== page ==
I certainly don’t profess to be the ‘master’ at fundraising, but I have completed two successful fundraisers for my girls to go to Girl’s Camp over the past three years. The first fundraiser was kind of a trial run for me, but it turned out extremely well! The one we just completed was extremely successful as well. I’ve come up with a few fundraiser tips for someone just starting fundraising.
- Find a good cause. First and foremost, in order to fundraise for anything you have to have a good cause that will make people want to give you their hard-earned money.
- Sell something that will make money and give donors something they want. If you have a product or service you are selling to raise funds, but it costs more than what you are selling it for, then there’s no point in selling that item or service. Don’t count the amount of time you spend conducting the fundraiser, just the physical materials you need to make or do whatever it is you’re selling.
- Get lots of people involved. The more people involved in selling the product or service, the greater your chances will be to raise more money.
- Create a good story. You have to let people know what the money will be used for; otherwise, they won’t buy what you’re selling.
- Sell everywhere. There are tons of places you can go to sell your product or service. Personally, I sell for fundraisers at work, if possible I stand out in front of a grocery store (i.e. Stater Brothers), and I sell at church and to friends.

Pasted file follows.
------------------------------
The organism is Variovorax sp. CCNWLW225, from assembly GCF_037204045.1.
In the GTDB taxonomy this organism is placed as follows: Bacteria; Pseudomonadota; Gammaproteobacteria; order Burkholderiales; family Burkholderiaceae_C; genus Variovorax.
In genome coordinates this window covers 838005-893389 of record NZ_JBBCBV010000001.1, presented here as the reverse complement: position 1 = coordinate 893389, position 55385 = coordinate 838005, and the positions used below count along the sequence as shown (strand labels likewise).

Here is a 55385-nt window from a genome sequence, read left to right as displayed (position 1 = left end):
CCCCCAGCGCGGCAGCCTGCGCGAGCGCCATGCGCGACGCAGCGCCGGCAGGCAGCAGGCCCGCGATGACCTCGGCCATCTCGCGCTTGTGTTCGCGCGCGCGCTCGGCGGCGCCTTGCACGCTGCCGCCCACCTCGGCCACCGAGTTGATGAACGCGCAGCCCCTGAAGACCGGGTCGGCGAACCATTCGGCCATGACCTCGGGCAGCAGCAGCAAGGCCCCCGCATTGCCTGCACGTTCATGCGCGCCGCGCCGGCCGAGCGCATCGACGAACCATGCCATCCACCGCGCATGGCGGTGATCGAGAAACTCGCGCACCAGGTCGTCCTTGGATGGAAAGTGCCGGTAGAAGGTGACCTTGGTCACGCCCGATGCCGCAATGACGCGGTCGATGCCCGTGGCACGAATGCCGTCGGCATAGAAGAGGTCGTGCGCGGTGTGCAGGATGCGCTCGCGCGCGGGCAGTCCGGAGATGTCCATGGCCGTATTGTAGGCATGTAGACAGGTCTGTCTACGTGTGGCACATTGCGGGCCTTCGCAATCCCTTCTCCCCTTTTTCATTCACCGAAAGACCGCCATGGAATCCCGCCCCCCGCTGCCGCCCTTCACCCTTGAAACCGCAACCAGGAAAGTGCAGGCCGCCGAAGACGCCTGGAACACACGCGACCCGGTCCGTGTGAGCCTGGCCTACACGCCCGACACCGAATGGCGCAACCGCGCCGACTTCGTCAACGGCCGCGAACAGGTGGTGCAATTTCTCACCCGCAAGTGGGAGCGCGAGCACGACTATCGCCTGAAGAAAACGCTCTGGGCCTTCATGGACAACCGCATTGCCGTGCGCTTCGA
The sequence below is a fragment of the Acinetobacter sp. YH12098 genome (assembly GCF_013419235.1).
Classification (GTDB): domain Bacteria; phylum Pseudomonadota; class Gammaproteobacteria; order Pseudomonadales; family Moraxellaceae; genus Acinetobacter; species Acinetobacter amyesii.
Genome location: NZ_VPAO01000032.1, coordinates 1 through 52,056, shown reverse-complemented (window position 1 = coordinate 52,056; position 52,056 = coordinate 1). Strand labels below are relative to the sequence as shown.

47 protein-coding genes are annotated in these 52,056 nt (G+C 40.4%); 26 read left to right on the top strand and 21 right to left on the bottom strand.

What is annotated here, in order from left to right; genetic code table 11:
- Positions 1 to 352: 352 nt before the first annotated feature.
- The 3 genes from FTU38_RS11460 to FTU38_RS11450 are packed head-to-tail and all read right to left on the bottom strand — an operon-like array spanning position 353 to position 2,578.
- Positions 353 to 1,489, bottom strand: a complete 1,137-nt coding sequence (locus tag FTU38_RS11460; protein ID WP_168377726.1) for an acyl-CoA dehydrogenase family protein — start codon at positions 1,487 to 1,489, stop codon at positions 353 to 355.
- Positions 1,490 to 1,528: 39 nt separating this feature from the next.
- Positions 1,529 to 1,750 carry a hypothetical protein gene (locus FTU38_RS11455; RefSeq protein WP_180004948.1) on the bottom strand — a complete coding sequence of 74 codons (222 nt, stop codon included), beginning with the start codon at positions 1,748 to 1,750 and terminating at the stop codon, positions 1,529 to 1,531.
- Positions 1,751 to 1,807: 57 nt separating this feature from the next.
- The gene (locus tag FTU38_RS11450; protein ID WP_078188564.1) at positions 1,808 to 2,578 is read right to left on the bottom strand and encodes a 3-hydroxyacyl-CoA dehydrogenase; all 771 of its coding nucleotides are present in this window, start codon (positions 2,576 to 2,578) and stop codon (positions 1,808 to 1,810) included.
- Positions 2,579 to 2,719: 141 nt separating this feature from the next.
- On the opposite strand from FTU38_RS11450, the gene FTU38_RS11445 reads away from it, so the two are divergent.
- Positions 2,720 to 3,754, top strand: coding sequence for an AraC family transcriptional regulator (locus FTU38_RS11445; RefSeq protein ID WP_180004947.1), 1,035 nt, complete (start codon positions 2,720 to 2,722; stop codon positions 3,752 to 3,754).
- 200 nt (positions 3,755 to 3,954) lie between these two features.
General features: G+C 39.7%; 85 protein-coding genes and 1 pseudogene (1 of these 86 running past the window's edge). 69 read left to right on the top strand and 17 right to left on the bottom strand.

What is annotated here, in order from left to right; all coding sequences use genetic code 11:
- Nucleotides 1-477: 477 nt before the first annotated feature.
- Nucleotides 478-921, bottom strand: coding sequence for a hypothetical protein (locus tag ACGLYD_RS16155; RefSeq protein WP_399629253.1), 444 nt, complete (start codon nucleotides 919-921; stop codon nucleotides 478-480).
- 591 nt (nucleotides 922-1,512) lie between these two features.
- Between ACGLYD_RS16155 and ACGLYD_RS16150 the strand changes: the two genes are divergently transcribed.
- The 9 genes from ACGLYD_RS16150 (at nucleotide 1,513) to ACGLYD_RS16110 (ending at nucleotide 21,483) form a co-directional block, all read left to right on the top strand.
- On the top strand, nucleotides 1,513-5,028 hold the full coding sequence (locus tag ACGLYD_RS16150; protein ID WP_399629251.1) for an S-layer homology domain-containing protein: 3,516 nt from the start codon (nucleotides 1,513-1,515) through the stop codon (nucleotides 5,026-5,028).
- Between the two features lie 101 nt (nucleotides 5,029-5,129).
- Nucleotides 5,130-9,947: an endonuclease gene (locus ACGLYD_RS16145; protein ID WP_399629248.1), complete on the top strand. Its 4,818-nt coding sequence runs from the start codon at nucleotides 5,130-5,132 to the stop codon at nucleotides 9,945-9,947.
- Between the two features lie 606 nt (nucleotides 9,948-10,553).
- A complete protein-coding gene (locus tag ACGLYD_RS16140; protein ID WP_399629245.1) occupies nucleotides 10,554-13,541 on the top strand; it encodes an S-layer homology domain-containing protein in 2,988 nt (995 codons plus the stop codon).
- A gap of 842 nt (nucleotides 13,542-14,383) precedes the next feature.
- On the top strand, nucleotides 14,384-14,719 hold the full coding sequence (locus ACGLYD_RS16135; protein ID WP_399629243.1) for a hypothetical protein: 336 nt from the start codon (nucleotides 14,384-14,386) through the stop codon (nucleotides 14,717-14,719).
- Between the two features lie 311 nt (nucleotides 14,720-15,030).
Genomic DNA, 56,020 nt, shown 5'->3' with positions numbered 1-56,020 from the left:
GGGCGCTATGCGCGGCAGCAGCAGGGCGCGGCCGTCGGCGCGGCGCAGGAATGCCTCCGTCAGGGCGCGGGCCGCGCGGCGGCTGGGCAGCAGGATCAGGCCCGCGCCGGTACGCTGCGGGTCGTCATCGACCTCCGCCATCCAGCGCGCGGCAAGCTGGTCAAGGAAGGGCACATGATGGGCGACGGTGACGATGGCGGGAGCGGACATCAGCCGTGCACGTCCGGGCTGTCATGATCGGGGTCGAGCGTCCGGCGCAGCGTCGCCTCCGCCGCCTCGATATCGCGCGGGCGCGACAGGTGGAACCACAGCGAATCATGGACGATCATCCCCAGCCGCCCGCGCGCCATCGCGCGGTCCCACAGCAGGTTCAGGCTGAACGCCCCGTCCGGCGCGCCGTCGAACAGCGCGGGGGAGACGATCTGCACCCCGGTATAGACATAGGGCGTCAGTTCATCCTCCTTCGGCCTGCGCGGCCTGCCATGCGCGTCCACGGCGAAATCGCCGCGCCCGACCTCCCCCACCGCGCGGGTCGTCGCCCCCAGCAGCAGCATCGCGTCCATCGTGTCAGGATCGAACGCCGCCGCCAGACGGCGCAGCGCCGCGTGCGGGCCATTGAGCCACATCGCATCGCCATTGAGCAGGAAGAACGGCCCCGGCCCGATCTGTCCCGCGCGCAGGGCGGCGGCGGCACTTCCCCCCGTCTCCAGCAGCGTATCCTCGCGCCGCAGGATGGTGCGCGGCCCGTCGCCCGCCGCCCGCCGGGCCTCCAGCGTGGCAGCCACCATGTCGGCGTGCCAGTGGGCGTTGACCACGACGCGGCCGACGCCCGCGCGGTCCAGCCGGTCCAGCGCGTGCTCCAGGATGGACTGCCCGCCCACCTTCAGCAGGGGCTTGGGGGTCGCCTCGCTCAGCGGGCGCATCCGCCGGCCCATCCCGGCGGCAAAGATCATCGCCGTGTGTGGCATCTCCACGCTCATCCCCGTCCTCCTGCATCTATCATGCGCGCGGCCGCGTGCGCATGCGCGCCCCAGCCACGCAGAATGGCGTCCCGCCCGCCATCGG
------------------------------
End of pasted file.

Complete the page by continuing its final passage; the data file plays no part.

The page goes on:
- Ask everyone. If you don’t ask, then they won’t buy.
- Social Media. Don’t forget about the social media. Get the word out, especially if you are going to host an event to raise money. Send out invitations online through Facebook, Twitter, LinkedIn, text, and email. Get to as many people as possible to raise awareness and increase your participation to raise money.
- Know your deadlines. You need to set a deadline for selling and collecting the funds from your contributors. If you leave the deadline open, then you won’t have as much support. Also, give yourself enough time to really get the word out about the fundraiser. Depending on what you are selling, your timeframe could be anywhere from 2 weeks to 2 months.
- Document. Make sure you keep detailed documentation about who purchased what, how much, if they paid, when they are going to pay, and where you contacted this donor lead from.
- Get the product or service out. Make sure you make good on your deadline promise to your donors. If you don’t, then they won’t donate again in the future. If you promise to have something to them by a certain date make sure you follow-through. If you can’t, then make sure you update the donor as to the new date you’ll have their product or service.
- Review. Once the fundraiser is completed make sure you review how much you made versus your goal, where you received the most donors from, what worked in regard to the pitch to sell it so you can determine best practices for that type of fundraiser in the future.
Have you conducted fundraising in the past? What additional tips do you have?